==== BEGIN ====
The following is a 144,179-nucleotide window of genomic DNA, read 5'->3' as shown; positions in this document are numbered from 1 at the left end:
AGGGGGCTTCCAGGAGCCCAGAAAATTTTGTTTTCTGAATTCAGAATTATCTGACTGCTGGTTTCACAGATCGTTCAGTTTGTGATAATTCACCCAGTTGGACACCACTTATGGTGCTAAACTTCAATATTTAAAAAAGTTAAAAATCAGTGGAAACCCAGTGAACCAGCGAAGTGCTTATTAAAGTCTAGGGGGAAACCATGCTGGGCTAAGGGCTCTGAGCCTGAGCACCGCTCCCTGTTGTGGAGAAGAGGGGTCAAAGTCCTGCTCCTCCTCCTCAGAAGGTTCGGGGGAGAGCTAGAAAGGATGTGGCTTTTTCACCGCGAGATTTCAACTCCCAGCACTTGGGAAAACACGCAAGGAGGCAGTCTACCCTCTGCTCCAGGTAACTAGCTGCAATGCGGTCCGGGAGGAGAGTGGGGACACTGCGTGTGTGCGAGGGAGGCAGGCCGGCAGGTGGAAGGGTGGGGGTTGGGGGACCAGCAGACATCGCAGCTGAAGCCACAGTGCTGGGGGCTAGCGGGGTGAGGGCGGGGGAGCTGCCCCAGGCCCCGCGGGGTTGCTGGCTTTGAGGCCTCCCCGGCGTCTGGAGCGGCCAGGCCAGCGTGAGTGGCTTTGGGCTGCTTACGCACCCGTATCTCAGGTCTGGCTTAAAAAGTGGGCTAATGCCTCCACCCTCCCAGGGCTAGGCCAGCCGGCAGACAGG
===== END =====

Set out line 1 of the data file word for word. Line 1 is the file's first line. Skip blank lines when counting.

The following is a 144,179-nucleotide window of genomic DNA, read 5'->3' as shown; positions in this document are numbered from 1 at the left end: